Sarah Bernays comments: ‘People living with HIV/AIDS in Serbia and Montenegro perceive that access to continuous, appropriate treatment is insecure and that this, coupled with high levels of stigma, is having a negative impact on their quality of life. People are using up all their energy, both physical and mental, in trying to access treatment, which means they don’t have the time or the inclination to participate in HIV support services or engage in community mobilisation. In these circumstances, it is questionable whether HIV/AIDS can be described as a manageable chronic illness’.

The authors describe how there have actually been significant improvements, in the continuity of supply, particularly in Serbia, during the course of the study, but that the perception persists amongst PHLIV that access is insecure which means that trust has been damaged and people remain afraid.

The authors are calling for more robust contingency strategies to be put in place, so that countries can be better prepared in the event of treatment shortages. They suggest that regional procurement coalitions, which are South Eastern Europe context-specific, could be set up, and that NGOs working in the field of HIV/AIDS engage with treatment support, in order to work to build greater trust and understanding on HIV within communities, and try to make it easier for PLHIV to mobilise themselves more effectively. Finally, they recommend that efforts are made to identify forums in which the voices of PLHIV can be heard and listened to, such as websites and treatment support groups.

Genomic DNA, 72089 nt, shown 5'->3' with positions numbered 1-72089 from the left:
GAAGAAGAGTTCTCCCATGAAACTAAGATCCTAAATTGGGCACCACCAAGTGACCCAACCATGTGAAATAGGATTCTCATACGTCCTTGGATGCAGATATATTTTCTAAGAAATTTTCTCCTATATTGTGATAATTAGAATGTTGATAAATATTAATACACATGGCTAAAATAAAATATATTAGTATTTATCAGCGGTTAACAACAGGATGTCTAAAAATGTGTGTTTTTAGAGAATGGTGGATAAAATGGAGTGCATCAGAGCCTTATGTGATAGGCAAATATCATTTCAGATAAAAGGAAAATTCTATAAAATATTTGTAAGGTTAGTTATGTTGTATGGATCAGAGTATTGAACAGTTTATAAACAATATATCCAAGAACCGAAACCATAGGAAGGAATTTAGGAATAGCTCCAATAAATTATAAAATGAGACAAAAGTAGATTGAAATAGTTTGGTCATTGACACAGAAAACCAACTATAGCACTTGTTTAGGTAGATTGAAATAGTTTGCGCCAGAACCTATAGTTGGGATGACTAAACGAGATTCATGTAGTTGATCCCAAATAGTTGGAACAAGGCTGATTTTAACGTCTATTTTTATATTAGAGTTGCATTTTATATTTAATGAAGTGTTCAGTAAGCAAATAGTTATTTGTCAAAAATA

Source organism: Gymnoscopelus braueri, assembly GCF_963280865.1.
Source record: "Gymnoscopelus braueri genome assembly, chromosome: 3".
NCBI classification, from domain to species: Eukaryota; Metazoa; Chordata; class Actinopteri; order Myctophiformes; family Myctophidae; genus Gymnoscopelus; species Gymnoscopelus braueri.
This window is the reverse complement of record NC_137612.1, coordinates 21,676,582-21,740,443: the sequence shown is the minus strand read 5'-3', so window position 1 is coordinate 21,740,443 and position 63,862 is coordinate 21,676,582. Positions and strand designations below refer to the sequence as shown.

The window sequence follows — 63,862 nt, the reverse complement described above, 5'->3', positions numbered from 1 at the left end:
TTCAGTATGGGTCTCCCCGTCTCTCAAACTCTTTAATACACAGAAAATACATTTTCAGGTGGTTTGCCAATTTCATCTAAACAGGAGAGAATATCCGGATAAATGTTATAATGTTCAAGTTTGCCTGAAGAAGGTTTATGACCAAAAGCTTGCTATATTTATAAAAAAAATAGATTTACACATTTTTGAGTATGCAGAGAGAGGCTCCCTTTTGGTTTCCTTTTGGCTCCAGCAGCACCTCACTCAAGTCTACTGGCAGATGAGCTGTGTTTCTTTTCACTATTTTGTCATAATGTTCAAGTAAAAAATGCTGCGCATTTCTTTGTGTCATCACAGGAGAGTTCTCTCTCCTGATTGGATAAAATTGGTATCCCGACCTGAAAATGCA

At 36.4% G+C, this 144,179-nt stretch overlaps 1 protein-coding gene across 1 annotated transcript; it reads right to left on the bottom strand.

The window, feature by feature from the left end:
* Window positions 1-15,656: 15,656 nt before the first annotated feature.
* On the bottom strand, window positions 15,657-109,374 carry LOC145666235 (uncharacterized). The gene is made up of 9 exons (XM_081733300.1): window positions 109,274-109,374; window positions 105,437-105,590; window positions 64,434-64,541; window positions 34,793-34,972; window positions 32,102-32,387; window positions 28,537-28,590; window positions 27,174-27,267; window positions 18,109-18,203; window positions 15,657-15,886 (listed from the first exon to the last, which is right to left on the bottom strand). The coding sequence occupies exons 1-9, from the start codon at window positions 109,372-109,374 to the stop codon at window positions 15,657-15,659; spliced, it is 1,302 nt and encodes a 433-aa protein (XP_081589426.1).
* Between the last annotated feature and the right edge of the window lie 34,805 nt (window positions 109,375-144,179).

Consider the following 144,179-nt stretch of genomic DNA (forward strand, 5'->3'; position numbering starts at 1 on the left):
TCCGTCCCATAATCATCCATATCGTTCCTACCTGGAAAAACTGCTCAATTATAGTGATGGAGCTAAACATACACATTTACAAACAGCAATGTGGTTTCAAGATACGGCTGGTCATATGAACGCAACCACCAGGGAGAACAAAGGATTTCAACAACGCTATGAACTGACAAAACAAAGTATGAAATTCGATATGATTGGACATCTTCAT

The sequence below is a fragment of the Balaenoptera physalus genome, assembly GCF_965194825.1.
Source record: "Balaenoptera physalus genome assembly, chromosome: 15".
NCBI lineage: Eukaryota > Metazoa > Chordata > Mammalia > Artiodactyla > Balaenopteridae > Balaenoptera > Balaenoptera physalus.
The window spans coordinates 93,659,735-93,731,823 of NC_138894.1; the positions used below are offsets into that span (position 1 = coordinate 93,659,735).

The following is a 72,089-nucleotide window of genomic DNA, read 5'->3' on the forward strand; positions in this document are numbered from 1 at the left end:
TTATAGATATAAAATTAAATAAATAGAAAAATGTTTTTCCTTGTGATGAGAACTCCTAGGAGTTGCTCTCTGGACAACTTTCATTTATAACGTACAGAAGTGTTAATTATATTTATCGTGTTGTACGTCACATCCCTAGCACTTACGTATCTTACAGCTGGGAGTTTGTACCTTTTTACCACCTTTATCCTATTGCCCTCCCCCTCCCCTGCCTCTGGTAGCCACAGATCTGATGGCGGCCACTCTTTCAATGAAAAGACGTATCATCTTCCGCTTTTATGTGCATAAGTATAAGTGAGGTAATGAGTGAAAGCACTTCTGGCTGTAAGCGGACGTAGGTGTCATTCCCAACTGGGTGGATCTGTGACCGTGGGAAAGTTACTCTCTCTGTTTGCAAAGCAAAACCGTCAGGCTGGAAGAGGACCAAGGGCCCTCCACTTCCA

Lindsay Wright | alfa
Further information:
http://www.lshtm.ac.uk

More articles from Studies and Analyses:

nachricht Some brain tumors may respond to immunotherapy, new study suggests
11.12.2018 | Columbia University Irving Medical Center

nachricht Climate change and air pollution damaging health and causing millions of premature deaths
30.11.2018 | International Institute for Applied Systems Analysis (IIASA)

All articles from Studies and Analyses >>>

The most recent press releases about innovation >>>

Die letzten 5 Focus-News des innovations-reports im Überblick:

Im Focus: Data use draining your battery? Tiny device to speed up memory while also saving power

The more objects we make "smart," from watches to entire buildings, the greater the need for these devices to store and retrieve massive amounts of data quickly without consuming too much power.

Millions of new memory cells could be part of a computer chip and provide that speed and energy savings, thanks to the discovery of a previously unobserved...

Im Focus: An energy-efficient way to stay warm: Sew high-tech heating patches to your clothes